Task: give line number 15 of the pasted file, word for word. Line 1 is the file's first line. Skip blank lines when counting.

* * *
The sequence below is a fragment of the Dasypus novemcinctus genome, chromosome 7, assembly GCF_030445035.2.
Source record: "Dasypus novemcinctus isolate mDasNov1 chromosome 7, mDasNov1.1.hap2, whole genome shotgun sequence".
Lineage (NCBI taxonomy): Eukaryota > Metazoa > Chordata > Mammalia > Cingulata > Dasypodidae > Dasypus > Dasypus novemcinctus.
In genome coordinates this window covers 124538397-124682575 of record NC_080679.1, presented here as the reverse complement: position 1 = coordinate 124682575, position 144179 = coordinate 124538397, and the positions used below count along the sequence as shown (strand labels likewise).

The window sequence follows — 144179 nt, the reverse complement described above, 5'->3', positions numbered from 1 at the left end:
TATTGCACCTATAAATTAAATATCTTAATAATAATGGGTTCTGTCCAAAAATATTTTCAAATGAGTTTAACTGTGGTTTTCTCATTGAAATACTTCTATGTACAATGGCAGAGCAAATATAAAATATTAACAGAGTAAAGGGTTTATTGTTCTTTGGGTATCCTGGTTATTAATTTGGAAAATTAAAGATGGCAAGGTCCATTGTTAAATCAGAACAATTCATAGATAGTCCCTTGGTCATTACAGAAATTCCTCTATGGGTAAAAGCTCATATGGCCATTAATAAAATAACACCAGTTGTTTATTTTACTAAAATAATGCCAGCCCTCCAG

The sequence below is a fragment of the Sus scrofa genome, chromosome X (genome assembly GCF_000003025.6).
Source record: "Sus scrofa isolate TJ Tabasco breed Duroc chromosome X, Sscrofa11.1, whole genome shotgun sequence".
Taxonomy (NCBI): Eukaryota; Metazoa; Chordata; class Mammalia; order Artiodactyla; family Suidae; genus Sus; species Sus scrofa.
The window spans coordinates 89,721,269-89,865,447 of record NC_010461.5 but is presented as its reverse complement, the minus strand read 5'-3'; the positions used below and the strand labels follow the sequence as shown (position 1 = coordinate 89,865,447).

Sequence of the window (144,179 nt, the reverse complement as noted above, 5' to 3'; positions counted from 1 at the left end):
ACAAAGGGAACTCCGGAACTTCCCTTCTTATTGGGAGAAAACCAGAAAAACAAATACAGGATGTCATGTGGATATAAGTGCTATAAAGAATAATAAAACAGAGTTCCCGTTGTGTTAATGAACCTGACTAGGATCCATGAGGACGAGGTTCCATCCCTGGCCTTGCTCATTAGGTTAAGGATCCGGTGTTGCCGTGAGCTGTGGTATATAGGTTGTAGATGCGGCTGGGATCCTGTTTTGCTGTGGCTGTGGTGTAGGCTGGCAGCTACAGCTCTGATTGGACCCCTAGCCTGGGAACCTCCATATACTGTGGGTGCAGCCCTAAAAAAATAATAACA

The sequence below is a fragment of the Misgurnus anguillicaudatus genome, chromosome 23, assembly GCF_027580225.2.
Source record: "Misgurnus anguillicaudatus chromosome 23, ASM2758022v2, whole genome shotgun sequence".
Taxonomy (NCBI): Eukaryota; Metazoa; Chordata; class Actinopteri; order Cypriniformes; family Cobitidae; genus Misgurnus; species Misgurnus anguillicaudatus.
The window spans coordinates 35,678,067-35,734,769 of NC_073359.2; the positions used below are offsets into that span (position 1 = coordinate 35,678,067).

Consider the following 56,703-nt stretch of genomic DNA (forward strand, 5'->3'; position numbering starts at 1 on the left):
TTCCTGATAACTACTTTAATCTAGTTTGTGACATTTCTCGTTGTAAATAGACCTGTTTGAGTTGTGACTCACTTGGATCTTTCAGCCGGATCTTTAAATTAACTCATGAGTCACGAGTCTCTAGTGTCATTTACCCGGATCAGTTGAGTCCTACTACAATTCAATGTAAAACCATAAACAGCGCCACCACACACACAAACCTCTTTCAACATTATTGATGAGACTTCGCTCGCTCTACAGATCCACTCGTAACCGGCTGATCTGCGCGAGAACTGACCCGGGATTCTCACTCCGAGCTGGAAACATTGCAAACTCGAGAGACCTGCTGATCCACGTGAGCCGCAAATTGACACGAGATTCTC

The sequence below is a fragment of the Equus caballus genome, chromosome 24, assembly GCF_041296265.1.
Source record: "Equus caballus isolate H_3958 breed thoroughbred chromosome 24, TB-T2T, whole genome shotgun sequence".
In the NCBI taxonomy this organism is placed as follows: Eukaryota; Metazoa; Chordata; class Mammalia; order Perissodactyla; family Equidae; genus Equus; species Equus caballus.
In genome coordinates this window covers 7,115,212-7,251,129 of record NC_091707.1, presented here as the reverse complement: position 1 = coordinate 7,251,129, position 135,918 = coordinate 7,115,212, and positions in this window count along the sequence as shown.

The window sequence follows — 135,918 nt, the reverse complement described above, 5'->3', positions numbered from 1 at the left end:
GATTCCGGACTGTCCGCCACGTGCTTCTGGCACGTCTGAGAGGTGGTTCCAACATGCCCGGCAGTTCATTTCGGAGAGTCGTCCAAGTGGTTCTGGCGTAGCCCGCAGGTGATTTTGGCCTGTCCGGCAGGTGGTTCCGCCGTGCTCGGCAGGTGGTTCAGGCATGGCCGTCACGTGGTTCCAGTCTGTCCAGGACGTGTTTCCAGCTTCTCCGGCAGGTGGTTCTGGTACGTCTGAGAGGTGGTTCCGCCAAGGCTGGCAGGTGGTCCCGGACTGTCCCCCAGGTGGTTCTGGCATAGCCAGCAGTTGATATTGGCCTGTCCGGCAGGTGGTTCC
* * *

Taxonomy (NCBI): Eukaryota; Metazoa; Chordata; class Actinopteri; order Cypriniformes; family Cobitidae; genus Misgurnus; species Misgurnus anguillicaudatus.